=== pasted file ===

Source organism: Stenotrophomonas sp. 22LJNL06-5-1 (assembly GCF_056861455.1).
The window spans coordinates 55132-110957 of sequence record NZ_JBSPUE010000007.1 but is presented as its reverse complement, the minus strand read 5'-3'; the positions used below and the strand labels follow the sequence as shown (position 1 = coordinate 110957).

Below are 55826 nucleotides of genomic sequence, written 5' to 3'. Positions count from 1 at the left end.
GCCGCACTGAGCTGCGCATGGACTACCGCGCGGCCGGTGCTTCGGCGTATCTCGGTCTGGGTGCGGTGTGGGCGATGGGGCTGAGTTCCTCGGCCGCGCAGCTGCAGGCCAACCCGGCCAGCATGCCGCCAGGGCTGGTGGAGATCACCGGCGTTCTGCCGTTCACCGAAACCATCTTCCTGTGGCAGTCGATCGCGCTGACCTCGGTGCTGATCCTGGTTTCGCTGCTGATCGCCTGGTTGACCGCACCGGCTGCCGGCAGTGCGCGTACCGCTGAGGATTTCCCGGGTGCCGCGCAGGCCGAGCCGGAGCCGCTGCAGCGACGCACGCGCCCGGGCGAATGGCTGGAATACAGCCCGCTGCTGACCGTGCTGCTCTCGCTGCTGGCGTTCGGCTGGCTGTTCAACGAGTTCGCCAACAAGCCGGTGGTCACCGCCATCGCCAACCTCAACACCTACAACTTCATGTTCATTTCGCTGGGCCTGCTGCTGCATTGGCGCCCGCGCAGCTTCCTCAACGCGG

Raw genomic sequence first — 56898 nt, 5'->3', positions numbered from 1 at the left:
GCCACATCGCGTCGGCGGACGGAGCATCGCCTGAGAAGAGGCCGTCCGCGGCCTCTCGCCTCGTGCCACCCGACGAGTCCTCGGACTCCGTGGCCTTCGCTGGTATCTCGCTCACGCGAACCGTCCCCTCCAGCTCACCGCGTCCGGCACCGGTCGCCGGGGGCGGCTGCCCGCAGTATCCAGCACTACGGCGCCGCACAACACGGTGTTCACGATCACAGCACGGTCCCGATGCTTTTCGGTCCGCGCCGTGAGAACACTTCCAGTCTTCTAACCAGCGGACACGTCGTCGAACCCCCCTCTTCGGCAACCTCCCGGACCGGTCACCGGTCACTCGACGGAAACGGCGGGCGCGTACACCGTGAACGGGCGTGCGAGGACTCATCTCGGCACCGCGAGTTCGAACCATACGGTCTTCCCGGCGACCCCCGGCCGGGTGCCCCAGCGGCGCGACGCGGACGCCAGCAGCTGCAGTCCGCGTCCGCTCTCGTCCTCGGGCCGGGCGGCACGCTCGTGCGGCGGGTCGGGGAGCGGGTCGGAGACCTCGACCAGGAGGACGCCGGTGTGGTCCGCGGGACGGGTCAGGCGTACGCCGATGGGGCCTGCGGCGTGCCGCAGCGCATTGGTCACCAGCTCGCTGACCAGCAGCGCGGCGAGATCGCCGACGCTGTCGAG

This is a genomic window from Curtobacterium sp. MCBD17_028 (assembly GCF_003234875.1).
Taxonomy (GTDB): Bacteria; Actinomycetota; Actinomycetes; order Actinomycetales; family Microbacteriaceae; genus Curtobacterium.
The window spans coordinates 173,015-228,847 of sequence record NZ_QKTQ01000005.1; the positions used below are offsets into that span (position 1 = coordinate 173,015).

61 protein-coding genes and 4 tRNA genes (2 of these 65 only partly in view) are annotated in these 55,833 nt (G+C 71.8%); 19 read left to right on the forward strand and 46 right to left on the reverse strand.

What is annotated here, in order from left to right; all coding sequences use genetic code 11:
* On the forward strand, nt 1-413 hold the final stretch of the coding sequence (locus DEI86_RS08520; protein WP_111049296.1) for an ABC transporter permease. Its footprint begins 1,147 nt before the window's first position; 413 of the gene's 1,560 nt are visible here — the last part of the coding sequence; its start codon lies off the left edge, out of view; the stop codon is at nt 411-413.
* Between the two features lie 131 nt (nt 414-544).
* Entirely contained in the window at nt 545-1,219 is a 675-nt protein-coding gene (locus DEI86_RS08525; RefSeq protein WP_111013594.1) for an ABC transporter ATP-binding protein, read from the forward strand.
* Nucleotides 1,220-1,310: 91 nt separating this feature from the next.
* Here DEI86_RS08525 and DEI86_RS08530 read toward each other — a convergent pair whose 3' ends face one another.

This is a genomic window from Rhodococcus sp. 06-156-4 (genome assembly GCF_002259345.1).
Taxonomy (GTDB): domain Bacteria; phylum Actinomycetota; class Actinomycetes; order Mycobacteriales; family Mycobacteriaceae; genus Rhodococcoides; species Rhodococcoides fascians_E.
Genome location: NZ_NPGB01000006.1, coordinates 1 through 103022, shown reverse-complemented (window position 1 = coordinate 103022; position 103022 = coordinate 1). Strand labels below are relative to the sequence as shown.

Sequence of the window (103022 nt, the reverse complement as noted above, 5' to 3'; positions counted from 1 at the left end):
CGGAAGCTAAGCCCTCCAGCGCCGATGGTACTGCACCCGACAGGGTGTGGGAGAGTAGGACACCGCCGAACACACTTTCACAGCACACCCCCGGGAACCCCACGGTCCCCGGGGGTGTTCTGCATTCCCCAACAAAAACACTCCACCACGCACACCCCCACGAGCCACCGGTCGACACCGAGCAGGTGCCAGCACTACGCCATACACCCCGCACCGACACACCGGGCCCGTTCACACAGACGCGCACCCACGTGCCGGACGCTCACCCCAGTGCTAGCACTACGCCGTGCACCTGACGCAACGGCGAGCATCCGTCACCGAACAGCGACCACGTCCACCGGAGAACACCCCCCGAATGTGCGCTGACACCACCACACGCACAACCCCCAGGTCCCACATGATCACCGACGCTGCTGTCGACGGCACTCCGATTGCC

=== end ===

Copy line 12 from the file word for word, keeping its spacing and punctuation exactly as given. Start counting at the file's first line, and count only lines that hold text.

* On the forward strand, nt 1-413 hold the final stretch of the coding sequence (locus DEI86_RS08520; protein WP_111049296.1) for an ABC transporter permease. Its footprint begins 1,147 nt before the window's first position; 413 of the gene's 1,560 nt are visible here — the last part of the coding sequence; its start codon lies off the left edge, out of view; the stop codon is at nt 411-413.